The number of active-duty military and veterans diagnosed with PTSD continues to climb, and to this point, there hasn’t been a very promising treatment plan. That may be changing soon, as a relatively new treatment is looking for volunteers to participate in a new study.
Post Traumatic Stress Disorder (PTSD) starts when a person experiences a traumatic incident, and is marked by depression, anxiety, flashbacks, aggression, fear, and hyper-vigilance. Until now, treatments ranged from counseling and medication to the use of medical marijuana, but for many, nothing has been found to provide relief.
Now, the US Defense Department has awarded a grant to RTI International, a research facility, to look into a treatment that has seen some improvement oversees. Right now they are looking for active duty personnel to undergo treatment in Fort Bragg, NC, Honolulu, Hawaii, or Landstuhl, Germany.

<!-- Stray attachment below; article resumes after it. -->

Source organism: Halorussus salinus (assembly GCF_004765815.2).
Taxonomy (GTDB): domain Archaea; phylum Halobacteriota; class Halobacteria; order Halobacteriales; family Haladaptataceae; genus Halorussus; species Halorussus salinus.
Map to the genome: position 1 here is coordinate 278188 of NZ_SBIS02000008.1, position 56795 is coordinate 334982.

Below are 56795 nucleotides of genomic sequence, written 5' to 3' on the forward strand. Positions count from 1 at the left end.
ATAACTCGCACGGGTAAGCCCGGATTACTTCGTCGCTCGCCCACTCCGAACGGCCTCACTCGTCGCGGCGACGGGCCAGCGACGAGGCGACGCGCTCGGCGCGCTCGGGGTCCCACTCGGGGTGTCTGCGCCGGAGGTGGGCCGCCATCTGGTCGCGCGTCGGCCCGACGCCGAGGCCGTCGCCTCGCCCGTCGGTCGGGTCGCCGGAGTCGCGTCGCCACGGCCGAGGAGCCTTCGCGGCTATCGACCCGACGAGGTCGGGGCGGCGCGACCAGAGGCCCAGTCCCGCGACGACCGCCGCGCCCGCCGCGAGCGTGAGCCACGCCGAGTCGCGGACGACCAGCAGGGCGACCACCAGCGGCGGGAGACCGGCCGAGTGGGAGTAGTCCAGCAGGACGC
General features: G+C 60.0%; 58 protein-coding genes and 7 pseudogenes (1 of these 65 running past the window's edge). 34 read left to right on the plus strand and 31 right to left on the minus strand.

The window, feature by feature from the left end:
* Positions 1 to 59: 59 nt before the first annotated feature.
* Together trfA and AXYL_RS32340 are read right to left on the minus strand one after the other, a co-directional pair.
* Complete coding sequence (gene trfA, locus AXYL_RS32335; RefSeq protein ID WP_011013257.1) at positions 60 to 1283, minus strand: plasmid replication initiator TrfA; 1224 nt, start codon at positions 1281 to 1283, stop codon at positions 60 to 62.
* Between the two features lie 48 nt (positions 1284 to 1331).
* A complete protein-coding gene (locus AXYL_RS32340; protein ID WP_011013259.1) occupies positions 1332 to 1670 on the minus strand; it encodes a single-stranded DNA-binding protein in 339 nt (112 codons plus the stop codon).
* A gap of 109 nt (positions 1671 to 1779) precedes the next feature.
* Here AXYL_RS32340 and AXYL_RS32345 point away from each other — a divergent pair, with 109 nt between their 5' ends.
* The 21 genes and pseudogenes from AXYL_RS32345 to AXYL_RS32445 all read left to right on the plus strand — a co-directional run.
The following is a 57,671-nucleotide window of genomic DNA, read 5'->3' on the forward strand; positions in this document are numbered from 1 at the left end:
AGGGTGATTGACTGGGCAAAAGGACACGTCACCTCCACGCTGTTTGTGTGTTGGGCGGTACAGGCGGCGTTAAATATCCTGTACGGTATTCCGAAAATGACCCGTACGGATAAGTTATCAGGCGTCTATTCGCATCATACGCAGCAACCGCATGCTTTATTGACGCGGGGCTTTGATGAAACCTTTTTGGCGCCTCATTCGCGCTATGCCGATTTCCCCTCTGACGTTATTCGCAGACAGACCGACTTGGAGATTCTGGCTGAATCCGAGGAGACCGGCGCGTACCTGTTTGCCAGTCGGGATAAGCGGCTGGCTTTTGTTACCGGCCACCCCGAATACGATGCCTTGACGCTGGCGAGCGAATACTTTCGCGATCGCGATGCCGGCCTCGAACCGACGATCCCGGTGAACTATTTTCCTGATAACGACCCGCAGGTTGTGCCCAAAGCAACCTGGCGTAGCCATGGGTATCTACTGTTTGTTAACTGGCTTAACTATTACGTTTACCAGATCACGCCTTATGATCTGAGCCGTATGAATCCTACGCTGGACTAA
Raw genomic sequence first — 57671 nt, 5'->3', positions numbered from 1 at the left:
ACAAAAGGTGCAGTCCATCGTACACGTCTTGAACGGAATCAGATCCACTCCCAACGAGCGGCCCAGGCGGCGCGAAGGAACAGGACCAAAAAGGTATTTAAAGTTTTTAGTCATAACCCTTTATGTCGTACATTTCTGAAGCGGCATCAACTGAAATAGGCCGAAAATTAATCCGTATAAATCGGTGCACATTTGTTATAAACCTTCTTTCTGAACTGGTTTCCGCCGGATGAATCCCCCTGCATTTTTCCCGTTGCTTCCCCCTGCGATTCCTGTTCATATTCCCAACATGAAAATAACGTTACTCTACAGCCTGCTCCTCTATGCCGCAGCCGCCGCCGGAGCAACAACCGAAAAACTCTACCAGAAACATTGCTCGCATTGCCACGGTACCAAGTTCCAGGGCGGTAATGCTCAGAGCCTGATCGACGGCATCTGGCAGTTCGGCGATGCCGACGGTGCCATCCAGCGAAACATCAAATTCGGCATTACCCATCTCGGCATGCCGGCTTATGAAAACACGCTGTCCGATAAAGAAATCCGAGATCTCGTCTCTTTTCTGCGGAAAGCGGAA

The treatment is called a stellate ganglion block, and was originally designed to help menopausal women with hot flashes. It involves getting two injections two weeks apart in the neck. Two-thirds of participants will get the local anesthetic believed to help PTSD, while one-third will get a placebo. The procedure only takes about 15 minutes.
It is believed the anesthetic affects the nerves, and, in a way, resets them to levels they were at before the trauma. Those who have gotten the treatment overseas have reported that it is not only effective, but immediate, with a noticeable difference in about 30 minutes. Occasionally, another injection is needed to get the desired reaction.
The study will run through November of 2017, and hopefully at that point there will be more scientific research to defend whether this treatment is effective or not. If you are a current or former member of the military dealing with PTSD and feel you need help with disability benefits, contact us.